Fascioliasis

Fascioliasis

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Fascioliasis- helminthiasis (trematodoz), occurring with symptoms of cholangitis, cholecystitis and hepatocholangitis. Etiology. Pathogens - flatworm (trematode) Fasciola hepatica (hepatic fluke, hepatic fluke), less often Fasciola gigantica (giant fluke, giant flute)

  • Adult individuals of Fasciola hepatica are 20–30 mm long and 8–12 mm wide, the front part of the body is covered with spines and extended into the proboscis with the head and abdominal suckers located on it. Eggs 0.13–0.145 × 0.07–0.09 mm, yellowish-brown, oval, with a clearly visible lid and a sheath thickened at the poles. Adults of Fasciola gigantica 33–76 mm long and 5–12 mm wide. The eggs are 0.15–0.19 × 0.075–0.09 mm, brown, oval, with a clearly visible lid and a shell thickened at the poles. Epidemiology. Sporadic cases of invasion of Fasciola hepatica are widespread. The greatest incidence noted in Asia, Africa, Latin America, China. Fasciola gigantica invasions in humans have been reported in Vietnam, Africa and the Hawaiian Islands. The final owners and the reservoir of the pathogen are man, cattle and small cattle (usually sheep), which produce eggs with feces.After the eggs hit the freshwater reservoir or into the wet floodplain soil in 4–8 weeks, the ciliated miracidian larvae emerge from them. Intermediate hosts are freshwater mollusks, in them there is a complex asexual reproduction with the formation of sporocysts, from which redia emerge, giving rise to the generation of the caudate cercarium larvae.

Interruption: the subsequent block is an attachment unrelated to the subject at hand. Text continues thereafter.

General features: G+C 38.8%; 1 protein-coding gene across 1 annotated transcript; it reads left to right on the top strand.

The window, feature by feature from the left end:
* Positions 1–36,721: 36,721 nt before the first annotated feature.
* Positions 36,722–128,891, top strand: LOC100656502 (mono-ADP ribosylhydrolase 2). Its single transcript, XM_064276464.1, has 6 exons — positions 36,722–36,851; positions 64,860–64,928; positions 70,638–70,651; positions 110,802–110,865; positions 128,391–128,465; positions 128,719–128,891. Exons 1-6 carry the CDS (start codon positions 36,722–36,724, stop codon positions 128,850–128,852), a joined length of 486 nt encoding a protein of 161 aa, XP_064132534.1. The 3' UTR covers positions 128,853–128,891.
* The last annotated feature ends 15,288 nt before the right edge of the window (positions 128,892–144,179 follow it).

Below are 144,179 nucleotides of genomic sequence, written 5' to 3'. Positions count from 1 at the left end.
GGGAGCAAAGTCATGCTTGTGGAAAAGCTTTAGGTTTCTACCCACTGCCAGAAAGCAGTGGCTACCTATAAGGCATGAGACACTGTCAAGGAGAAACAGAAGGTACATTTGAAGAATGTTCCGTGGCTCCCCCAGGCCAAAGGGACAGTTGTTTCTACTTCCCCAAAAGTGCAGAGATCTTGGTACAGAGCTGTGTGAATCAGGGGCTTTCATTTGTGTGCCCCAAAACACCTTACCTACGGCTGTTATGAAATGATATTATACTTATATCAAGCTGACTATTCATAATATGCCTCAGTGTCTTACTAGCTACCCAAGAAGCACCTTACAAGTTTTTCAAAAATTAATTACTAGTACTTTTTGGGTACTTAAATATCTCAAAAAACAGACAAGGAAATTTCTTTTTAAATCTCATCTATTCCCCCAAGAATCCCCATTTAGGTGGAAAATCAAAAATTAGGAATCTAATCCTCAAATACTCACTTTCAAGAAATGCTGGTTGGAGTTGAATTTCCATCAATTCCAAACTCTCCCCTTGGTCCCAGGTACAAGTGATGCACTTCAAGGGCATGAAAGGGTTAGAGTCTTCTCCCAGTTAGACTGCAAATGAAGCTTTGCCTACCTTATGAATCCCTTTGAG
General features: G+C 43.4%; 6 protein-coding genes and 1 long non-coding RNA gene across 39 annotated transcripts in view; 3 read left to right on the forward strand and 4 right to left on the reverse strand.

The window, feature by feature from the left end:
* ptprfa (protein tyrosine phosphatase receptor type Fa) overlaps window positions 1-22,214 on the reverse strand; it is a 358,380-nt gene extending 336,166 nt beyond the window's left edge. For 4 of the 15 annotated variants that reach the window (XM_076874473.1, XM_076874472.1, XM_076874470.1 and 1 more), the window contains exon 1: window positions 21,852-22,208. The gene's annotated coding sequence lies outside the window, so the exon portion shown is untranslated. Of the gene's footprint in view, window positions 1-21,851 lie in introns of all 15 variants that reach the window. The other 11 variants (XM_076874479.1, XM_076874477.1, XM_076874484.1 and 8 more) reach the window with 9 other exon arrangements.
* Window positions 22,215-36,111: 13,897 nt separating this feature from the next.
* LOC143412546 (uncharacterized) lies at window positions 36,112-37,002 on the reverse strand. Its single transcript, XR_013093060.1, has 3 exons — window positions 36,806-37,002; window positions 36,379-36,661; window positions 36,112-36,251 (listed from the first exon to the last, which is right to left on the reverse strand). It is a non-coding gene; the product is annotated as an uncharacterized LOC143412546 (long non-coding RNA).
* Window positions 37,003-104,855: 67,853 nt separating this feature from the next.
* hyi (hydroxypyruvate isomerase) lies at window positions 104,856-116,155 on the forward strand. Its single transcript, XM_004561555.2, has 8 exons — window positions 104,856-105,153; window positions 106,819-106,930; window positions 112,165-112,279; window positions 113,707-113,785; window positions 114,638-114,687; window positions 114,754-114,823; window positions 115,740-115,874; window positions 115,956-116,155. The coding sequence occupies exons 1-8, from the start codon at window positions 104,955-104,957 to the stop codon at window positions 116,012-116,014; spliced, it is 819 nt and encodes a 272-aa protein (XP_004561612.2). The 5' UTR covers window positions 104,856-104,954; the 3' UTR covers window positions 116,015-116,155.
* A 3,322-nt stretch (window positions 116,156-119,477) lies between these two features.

• Floating in water, subsequently attach to aquatic vegetation (additional hosts) and turn into adolescaria (invasive forms). The whole cycle of asexual development takes 4-6 weeks. On the plants and in the moist soil, adolescarias persist up to 2 years (they quickly die when dried). The final owners become infected by eating aquatic vegetation or drinking water from stagnant bodies of water. The larvae penetrate the abdominal cavity through the intestinal wall, then through the fibrous capsule into the liver and biliary tract. The second migration route is hematogenous, via the portal vein system. After 3-4 months the larvae reach sexual maturity. Adult worms live 3-5 years.

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